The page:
How to Care for Lemongrass
Use the following care information to help lemongrass thrive all year.
Lemongrass plants should never dry out, but how often you water your plant depends on its location. Most varieties require frequent watering. Remember that a plant in a full sun area without shade may dry out more quickly are require more frequent watering.
Maintain constant moisture levels for the best results, as the plant doesn’t tolerate dry roots for long. Muddy soil isn’t ideal either, but the leaves should be misted with water from a spray bottle in dry locations.
Because lemongrass is a tropical plant, it can freeze to death if the temperature drops under 15 degrees F. Containers or greenhouses can help keep the plants safe throughout the winter, allowing you to move them inside. Temperatures above 40 degrees F are ideal.
You can still grow lemongrass in a container if you live in a colder area. To get your plants ready for winter temperatures, use the following steps:
- Bring the containers indoors.
- Trim the stalks down to a couple of inches tall.
- Separate the stalks from the large central clump using a spade or small shovel.
- Place each stalk in a pot with soil and lightly mist the plants.
- Place the potted plant in a sunny area or return them outside when the weather warms up.
This herb requires high levels of nitrogen for survival. Fertilize your lemongrass plants every few weeks throughout the growing season using a liquid 20-20-20 fertilizer. You can also use liquid fish fertilizer, but the most important factor is that the fertilizer is nitrogen rich.
Common Problems to Growing Lemongrass
Problems growing lemongrass often pop up when the plant is not in properly draining, or is in clay soil, which causes the plants to rot. Other waterlogged diseases could become an issue as well. However, few pests or diseases plague the plant. The most common pests that affect lemongrass aphids, slugs, and snails. Spider mites may occasionally attack overwintering plants as well.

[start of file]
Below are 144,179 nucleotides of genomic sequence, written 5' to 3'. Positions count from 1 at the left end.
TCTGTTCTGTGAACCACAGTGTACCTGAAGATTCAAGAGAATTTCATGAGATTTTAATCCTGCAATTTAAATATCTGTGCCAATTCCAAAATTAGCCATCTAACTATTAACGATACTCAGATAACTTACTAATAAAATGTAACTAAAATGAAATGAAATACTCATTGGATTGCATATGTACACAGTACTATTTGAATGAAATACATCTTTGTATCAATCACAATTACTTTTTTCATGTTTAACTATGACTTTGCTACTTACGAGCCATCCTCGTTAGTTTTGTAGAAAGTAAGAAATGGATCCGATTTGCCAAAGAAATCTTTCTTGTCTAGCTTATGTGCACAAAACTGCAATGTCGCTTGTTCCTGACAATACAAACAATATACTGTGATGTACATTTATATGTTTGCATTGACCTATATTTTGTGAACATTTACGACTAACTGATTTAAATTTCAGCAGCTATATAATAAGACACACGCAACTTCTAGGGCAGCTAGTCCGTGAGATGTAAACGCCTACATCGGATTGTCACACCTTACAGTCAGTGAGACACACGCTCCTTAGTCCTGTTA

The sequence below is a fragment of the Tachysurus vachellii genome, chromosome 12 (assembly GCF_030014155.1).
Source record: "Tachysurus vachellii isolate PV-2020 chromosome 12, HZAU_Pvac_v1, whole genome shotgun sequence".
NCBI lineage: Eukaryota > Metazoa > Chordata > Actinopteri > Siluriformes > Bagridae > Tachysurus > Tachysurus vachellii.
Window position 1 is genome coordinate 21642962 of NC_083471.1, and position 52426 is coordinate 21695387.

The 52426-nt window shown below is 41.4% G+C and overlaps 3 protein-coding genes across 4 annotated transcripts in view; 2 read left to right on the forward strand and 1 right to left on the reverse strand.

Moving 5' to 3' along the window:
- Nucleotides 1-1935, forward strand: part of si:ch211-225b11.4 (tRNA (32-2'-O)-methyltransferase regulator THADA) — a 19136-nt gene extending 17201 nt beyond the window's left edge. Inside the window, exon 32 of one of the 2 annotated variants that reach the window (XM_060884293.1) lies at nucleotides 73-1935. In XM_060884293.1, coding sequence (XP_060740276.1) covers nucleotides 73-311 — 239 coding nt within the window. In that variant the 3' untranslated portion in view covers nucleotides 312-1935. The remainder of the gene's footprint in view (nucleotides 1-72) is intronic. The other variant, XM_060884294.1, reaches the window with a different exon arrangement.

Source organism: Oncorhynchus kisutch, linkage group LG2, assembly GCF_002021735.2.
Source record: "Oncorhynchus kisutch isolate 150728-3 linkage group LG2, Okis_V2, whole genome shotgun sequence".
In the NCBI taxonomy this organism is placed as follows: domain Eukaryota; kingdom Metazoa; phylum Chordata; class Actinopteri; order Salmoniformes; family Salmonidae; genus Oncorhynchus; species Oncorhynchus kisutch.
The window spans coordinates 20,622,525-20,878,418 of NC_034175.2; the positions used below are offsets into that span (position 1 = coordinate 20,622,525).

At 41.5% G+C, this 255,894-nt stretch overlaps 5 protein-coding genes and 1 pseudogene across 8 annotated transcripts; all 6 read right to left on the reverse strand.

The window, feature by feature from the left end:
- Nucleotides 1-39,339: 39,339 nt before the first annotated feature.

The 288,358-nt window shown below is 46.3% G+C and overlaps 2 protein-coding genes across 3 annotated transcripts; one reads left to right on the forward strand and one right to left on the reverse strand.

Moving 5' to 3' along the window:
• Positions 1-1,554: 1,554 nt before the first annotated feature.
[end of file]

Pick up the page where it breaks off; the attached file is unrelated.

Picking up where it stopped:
Best Companion Plants for Lemongrass
Lemongrass does great in an herb garden or when planted under a large tree to shelter it from the elements. The best companion plants for lemongrass include:
Since lemongrass plants require high levels of nitrogen, however, other plants may not survive nearby. Be careful which plants you keep nearby if you plant outdoors.
How to Harvest and Store Lemongrass
After the plant has grown to at least one foot tall, you can begin to harvest your lemongrass plant. You’ll want to cut off the entire stalk near the soil (below the swollen ends) from the outside of the plant. The stalk should be at least a half inch thick, and it’s better to cut off the stalk than to break it using your hands. If your stalks are too firm or dry, you may need to peel the outer layer off the stalks to use them.
The edible portion of lemongrass is near the top of the stalk. Cut the grassy top layer of the plant off and peel the outer layer to expose the white part inside the plant. The heart of the stalk is the part you’re after. You can store this part by freezing the whole stalk or first chopping it into pieces.